The Ukraine-Russia Crisis


(Russian armored vehicles in Crimea)

Paul Siebert


Since the fall of the Soviet Union and Ukraine becoming independent in 1991, a lot has happened in Eastern European politics. Ukraine has been forging increasingly close ties with the West, and Russia has become more and more frustrated about that. In 2014, Russia invaded a part of Ukraine called Crimea. A war could be prevented back then but we might not be that lucky again. Since March 2021, Russia has been amassing troops at Ukraine’s border. Now, more than 120,000 Russian soldiers are stationed at the border and the world is starting to panic. How could it come to this in the first place, how are the US and the North Atlantic Treaty Alliance (NATO) involved, and is this going to end in all-out war?

Ukraine’s distancing from Russia

In 2014, Viktor Yanukovych, Ukraine’s president at the time, rejected an association agreement with the European Union (EU) in favor of closer ties with Russia. The people of Ukraine were not happy, and they started going to the streets, protesting against the government; after several months of these protests, Yanukovych was removed from office. Shortly after, Russia invaded and annexed Crimea, a peninsula in the south of Ukraine. On top of that, Russia supplied pro-Russian separatists in the east of Ukraine with weapons and supplies, contributing to the annexation of parts of the Donetsk and Luhansk territories, the killing of 14,000 people, and the displacement of millions. Russia and Ukraine signed the Minsk agreement, which was supposed to bind both sides to cease fire and remove heavy weapons from the border. It collapsed within days, but the second Minsk agreement (signed in February 2015) worked out. We don’t know what would have happened without it; the crisis could have evolved into a war back then but the world was lucky and peace was kept. Fast forward a few years, and Volodymyr Zelensky, an actor and comedian, won the Ukrainian presidential election because of his anti-corruption platform. Under his leadership, Ukraine restated its intention to join NATO. In September 2020, he approved a security strategy which laid the foundation to a partnership with NATO.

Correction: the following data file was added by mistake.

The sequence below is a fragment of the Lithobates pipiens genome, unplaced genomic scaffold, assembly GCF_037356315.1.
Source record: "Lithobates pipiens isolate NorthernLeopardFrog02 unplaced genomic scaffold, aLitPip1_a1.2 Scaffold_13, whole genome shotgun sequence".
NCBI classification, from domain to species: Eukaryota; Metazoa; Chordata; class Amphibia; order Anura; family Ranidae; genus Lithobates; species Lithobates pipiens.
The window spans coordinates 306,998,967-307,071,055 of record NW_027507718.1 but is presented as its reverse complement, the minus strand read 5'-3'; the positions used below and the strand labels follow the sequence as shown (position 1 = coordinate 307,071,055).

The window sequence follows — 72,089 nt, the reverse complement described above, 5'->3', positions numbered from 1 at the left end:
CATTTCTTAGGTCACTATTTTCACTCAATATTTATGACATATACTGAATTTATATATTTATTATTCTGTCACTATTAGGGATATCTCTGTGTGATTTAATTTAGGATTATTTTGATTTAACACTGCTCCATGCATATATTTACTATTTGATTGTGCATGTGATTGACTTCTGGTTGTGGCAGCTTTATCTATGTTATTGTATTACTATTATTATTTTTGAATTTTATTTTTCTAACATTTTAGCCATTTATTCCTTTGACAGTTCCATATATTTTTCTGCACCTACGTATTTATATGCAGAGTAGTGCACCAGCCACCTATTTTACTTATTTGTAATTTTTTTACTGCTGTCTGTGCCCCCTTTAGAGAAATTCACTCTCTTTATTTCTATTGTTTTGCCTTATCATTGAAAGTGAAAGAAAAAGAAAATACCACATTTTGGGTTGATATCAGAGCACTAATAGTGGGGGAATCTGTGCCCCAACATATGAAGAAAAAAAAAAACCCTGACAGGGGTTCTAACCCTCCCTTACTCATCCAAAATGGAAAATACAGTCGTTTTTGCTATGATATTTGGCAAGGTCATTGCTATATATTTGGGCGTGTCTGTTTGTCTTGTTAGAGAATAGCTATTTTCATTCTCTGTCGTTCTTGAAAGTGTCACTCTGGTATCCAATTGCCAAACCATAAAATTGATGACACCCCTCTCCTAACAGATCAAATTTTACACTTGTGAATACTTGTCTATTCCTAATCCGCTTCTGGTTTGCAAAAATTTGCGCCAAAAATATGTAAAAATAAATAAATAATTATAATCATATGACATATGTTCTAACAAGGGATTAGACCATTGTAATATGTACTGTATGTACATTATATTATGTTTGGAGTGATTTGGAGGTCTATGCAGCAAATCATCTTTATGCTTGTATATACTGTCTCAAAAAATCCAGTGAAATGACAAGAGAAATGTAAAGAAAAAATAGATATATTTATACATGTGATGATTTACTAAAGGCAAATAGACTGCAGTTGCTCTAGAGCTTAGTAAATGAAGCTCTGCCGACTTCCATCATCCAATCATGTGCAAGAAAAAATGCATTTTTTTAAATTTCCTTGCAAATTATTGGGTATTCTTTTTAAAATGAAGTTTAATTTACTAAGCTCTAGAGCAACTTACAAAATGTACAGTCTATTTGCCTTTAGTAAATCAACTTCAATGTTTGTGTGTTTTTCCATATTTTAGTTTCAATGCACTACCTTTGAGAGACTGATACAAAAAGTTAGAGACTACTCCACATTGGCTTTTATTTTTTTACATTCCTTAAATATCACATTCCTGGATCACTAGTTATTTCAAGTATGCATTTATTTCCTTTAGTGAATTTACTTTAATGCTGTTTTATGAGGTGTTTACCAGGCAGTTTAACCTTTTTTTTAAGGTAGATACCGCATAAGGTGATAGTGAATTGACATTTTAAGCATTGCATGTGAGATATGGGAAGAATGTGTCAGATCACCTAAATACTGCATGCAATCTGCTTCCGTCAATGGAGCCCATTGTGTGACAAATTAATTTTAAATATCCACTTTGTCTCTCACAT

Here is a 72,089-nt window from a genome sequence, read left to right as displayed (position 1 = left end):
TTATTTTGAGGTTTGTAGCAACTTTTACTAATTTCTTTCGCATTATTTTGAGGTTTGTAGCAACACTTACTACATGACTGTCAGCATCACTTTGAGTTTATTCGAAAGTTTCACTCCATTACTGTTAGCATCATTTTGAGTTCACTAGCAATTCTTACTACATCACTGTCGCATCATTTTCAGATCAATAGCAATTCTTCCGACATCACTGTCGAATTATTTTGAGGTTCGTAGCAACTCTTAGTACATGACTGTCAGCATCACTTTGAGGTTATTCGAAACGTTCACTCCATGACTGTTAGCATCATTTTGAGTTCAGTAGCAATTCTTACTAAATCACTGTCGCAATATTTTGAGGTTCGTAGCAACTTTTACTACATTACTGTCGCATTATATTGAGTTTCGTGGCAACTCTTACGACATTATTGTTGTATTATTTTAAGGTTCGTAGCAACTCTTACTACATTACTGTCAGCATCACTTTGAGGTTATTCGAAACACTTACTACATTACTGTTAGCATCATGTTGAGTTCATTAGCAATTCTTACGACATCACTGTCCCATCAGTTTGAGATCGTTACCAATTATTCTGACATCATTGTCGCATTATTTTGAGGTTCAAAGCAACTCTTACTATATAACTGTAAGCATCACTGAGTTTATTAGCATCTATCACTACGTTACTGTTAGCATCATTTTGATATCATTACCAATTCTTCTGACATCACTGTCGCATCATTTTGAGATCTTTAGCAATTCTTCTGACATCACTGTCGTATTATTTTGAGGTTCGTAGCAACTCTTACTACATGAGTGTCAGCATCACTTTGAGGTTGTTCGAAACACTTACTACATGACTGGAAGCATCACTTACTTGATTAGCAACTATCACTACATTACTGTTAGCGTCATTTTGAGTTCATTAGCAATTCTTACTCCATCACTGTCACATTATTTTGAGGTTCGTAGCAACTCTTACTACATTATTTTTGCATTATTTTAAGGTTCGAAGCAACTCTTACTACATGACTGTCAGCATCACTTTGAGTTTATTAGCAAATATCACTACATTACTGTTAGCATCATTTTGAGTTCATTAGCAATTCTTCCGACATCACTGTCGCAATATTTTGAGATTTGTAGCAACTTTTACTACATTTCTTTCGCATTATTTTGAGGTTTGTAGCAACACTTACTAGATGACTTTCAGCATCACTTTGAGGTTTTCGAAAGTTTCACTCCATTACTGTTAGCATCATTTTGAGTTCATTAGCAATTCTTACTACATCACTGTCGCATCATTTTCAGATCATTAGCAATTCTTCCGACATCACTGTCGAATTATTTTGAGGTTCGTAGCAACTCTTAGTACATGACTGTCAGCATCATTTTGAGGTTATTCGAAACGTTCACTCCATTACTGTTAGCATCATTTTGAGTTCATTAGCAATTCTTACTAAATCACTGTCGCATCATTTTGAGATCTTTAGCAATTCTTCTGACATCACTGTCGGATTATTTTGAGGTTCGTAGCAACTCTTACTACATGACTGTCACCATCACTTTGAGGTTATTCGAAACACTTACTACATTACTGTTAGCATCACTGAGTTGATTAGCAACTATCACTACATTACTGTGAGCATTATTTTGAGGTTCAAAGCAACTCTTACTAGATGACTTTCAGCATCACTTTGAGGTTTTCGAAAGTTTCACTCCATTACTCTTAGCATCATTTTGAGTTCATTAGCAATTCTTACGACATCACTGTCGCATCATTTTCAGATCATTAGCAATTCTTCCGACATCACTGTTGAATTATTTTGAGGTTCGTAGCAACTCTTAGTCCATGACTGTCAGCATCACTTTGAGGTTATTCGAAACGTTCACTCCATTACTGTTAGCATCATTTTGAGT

But while Ukraine has been trying to slowly distance itself from Russia, Russia’s president Vladimir Putin has tried everything to keep the two countries as close as possible. Apparently, he always felt like Ukraine was basically a part of Russia. The seeds of modern Russia lie in Kyiv, Ukraine’s capital, so to Putin, it only made sense that Ukraine should be especially close to or a part of Russia. He even wrote a 7,000 word article about the “Historical Unity of Russian and Ukrainians.” In the article, he said that Russians and Ukrainians are “one people,” described how closely related they are, and emphasized that the two countries must preserve their relations. He compared Ukraine and Russia’s relationship to Austria and Germany’s, as well as the US and Canada’s. But he also stated that, because Ukraine’s land is historically Russian, Russia was robbed and that he is convinced Kyiv does not need Donbas (the region of Ukraine that is currently under control of pro-Russia separatists). He concluded the article by saying that he is confident that “true sovereignty of Ukraine is possible only in partnership with Russia.” To some, that might sound like a threat and possibly even a hint at further annexations. Overall, his argumentation in the article somehow resembles that of an abusive boyfriend who is trying to convince his ex that they are basically one, should come back together because they reach so far back, and share such extensive history together. 

Ukraine and NATO